During the past few years, interest in high-frequency price data has grown steadily. Recent major economic events - including the food crisis and the energy price surge – have increased the need for timely high-frequency data, openly available to all users. Standard survey methods lag behind in meeting this demand, due to the high cost of collecting detailed sub-national data, the time delay usually associated with publishing the results, and the limitations to publishing detailed data. For example, although national consumer price indices (CPIs) are published on a monthly basis in most countries, national statistical offices do not release the underlying price data.
"How can I unpivot or transpose my tabular data so that there's only one record per row?"
I see this question a lot and I thought it was worth a quick Friday blog post.
Data often aren’t quite in the format that you want. We usually provide CSV / XLS access to our data in “pivoted” or “normalized” form so they look like this:
But for a lot analyses and applications, particularly data visualisation tools like D3, ggplot2, Tableau, it’s more convenient to have your data “unpivoted” or “denormalized” so it looks like this:
Although this is less space efficient, space is cheap, and it means there’s always only one record per row, so you can use simple functions to access and filter data.
Here are three ways to “unpivot” or “denormalize” your data - in effect, to transpose columns to rows and have one complete record per row.
A year ago we had a post on launching a new version of the World Bank’s data query system, DataBank, offering over 9,000 indicators with which users can create custom reports with tables, charts, or maps. These live reports can then be saved, shared between users, and embedded as widgets on websites or blogs. A year later, DataBank is multilingual, offering a multilingual interface across the different databases and fully-translated data from the World Development Indicators. We’ve asked one of the founding fathers of DataBank and Open Data’s Lead Information Officer, Reza Farivari, to tell us about the tool and what to expect in the future.
This is the first of a two-part blog series on offline open data pilots recently conducted in Indonesia and Kenya. Part one focuses on Indonesia, while the subsequent blog post will describe our findings in Kenya. This series is part of a larger project on the demand for open financial data being conducted by the World Bank Group Open Finances program and World Bank Institute’s Open Contracting Partnership.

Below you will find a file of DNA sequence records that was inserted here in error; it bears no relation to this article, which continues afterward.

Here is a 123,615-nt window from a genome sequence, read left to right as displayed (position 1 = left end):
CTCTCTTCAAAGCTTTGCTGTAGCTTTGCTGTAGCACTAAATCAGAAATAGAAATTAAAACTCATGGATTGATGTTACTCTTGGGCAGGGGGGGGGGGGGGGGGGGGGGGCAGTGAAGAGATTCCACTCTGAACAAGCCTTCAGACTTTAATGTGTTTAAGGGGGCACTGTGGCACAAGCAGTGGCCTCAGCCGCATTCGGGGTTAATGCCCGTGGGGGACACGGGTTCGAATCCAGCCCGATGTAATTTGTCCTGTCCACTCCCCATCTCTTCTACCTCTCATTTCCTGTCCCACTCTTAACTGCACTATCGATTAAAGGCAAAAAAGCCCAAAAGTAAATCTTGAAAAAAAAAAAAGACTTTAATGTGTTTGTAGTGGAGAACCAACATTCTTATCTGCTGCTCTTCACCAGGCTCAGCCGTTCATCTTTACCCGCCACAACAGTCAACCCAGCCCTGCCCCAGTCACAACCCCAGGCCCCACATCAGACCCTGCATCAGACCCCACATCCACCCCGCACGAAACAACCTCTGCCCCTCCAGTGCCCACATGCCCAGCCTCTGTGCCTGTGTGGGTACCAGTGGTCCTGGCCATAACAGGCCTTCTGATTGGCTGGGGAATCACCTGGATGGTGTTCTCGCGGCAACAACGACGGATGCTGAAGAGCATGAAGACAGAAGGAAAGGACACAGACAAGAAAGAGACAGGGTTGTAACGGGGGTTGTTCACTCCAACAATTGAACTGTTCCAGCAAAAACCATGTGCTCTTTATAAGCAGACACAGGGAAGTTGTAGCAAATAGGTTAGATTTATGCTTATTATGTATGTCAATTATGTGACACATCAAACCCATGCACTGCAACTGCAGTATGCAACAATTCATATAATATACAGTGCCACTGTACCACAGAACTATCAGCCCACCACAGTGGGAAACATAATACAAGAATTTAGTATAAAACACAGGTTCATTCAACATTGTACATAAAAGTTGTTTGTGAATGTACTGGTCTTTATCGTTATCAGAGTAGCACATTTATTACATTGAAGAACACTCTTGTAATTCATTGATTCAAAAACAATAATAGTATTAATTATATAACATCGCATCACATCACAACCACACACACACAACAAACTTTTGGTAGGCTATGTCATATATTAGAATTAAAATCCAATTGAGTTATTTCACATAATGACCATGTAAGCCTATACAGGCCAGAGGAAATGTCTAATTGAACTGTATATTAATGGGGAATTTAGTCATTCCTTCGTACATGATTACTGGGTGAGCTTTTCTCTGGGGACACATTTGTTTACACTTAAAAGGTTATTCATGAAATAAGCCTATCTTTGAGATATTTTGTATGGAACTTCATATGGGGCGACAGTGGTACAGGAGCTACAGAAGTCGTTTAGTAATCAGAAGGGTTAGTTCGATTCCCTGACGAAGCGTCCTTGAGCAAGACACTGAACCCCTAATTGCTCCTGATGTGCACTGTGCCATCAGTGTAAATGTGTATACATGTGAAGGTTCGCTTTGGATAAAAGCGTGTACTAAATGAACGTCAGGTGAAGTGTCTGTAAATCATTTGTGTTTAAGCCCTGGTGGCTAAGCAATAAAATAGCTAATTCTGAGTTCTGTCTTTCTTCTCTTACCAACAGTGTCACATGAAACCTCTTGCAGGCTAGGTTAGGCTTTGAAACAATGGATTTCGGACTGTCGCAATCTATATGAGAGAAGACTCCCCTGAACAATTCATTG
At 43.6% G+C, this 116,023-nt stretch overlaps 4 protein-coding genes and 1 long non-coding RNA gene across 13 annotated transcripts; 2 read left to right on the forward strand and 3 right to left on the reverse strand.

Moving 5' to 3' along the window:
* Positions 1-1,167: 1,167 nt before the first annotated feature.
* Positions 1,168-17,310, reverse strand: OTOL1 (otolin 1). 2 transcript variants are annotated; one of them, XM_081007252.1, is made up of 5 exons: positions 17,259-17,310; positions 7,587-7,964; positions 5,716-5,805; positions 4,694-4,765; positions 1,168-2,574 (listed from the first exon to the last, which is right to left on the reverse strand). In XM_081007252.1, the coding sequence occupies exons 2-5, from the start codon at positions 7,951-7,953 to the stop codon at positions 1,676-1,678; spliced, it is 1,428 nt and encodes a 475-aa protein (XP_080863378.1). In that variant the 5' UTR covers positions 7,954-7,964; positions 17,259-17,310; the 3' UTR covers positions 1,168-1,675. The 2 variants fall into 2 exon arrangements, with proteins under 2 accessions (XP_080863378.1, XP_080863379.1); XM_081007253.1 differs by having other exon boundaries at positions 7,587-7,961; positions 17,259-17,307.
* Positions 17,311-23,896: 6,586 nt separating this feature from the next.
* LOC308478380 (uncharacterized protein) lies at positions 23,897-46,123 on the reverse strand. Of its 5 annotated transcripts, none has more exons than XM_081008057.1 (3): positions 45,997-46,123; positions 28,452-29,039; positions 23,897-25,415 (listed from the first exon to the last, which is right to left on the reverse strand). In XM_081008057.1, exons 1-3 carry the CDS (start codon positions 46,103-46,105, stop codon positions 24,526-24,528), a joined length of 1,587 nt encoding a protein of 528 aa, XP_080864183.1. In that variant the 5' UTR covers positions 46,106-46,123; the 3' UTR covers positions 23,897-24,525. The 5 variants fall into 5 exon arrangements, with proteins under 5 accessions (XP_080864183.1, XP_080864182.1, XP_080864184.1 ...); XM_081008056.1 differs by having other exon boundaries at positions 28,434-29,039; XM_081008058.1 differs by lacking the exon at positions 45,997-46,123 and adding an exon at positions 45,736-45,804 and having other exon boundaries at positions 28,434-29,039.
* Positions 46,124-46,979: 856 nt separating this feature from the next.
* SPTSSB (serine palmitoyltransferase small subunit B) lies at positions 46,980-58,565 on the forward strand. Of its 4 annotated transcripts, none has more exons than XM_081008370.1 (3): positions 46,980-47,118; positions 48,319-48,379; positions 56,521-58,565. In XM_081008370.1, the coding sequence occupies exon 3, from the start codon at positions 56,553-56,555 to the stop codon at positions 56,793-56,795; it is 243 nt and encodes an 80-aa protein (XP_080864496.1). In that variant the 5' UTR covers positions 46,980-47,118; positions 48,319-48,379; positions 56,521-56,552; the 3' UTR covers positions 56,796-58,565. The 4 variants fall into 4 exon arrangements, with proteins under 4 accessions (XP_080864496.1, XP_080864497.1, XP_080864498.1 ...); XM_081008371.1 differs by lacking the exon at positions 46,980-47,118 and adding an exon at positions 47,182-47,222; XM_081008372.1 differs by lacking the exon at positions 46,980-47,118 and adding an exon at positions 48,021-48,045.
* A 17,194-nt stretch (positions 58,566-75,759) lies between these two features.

Meet Gede Darmawan and Gede Sudiadnya, who live in the village of Desa Ban in Indonesia. These two young men were a part of a story of transformation, one that saw them turn from passive receivers of information to active engagers. It was a remarkable display of the potential power of open financial data.
Gede Darmawan (age 17), Gede Sudiadnya (age 22)
Developers, analysts and researchers often use our data through the APIs we provide. We’ve written about accessing World Bank data in Stata in the past, but I’m going to take a moment to survey the other language-specific libraries that I know of. From now on, unless I state otherwise, by “API”, I’m referring to our development indicators API.
I’ll list the libraries first, and then show some examples with a couple of them:
Python: The wbdata module by Oliver Sherouse offers easy access to all the data in our APIs. It also plays nicely with Wes McKinney’s superb ‘pandas’ analysis library. I’m less familiar with Matthew Duck’s wbpy module but it appears to offer similar functionality and also provides access to the Climate Data API.
R: The WDI module by Vincent Arel-Bundock offers convenient access to the data in our API and opens the door to using it with the awesome ggplot2 graphing library. You can also access the Climate Data API in R with rWBclimate.
Ruby: The world_bank_ruby gem by Justin Stoller has some nice features for bringing our data into Ruby.